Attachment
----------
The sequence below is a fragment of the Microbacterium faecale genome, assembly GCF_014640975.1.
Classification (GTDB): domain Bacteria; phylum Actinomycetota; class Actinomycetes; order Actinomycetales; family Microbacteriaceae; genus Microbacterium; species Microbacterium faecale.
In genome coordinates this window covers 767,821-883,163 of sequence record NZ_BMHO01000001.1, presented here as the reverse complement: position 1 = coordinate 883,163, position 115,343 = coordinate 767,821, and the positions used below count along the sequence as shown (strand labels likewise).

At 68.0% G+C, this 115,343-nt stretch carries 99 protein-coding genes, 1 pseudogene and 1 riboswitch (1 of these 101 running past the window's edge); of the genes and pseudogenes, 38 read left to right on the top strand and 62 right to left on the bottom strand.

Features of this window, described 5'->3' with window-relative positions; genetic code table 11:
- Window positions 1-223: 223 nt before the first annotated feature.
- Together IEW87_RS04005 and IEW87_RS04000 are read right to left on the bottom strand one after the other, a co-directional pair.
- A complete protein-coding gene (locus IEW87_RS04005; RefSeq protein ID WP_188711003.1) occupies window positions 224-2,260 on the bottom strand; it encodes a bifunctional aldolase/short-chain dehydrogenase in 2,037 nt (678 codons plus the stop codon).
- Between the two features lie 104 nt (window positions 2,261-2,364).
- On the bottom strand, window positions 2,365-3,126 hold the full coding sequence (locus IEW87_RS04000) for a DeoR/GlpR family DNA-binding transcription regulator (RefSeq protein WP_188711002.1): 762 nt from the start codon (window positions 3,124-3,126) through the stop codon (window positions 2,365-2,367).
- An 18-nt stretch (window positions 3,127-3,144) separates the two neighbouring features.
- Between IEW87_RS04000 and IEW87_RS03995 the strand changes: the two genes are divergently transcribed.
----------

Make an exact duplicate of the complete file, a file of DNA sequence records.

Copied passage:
The sequence below is a fragment of the Microbacterium faecale genome, assembly GCF_014640975.1.
Classification (GTDB): domain Bacteria; phylum Actinomycetota; class Actinomycetes; order Actinomycetales; family Microbacteriaceae; genus Microbacterium; species Microbacterium faecale.
In genome coordinates this window covers 767,821-883,163 of sequence record NZ_BMHO01000001.1, presented here as the reverse complement: position 1 = coordinate 883,163, position 115,343 = coordinate 767,821, and the positions used below count along the sequence as shown (strand labels likewise).

At 68.0% G+C, this 115,343-nt stretch carries 99 protein-coding genes, 1 pseudogene and 1 riboswitch (1 of these 101 running past the window's edge); of the genes and pseudogenes, 38 read left to right on the top strand and 62 right to left on the bottom strand.

Features of this window, described 5'->3' with window-relative positions; genetic code table 11:
- Window positions 1-223: 223 nt before the first annotated feature.
- Together IEW87_RS04005 and IEW87_RS04000 are read right to left on the bottom strand one after the other, a co-directional pair.
- A complete protein-coding gene (locus IEW87_RS04005; RefSeq protein ID WP_188711003.1) occupies window positions 224-2,260 on the bottom strand; it encodes a bifunctional aldolase/short-chain dehydrogenase in 2,037 nt (678 codons plus the stop codon).
- Between the two features lie 104 nt (window positions 2,261-2,364).
- On the bottom strand, window positions 2,365-3,126 hold the full coding sequence (locus IEW87_RS04000) for a DeoR/GlpR family DNA-binding transcription regulator (RefSeq protein WP_188711002.1): 762 nt from the start codon (window positions 3,124-3,126) through the stop codon (window positions 2,365-2,367).
- An 18-nt stretch (window positions 3,127-3,144) separates the two neighbouring features.
- Between IEW87_RS04000 and IEW87_RS03995 the strand changes: the two genes are divergently transcribed.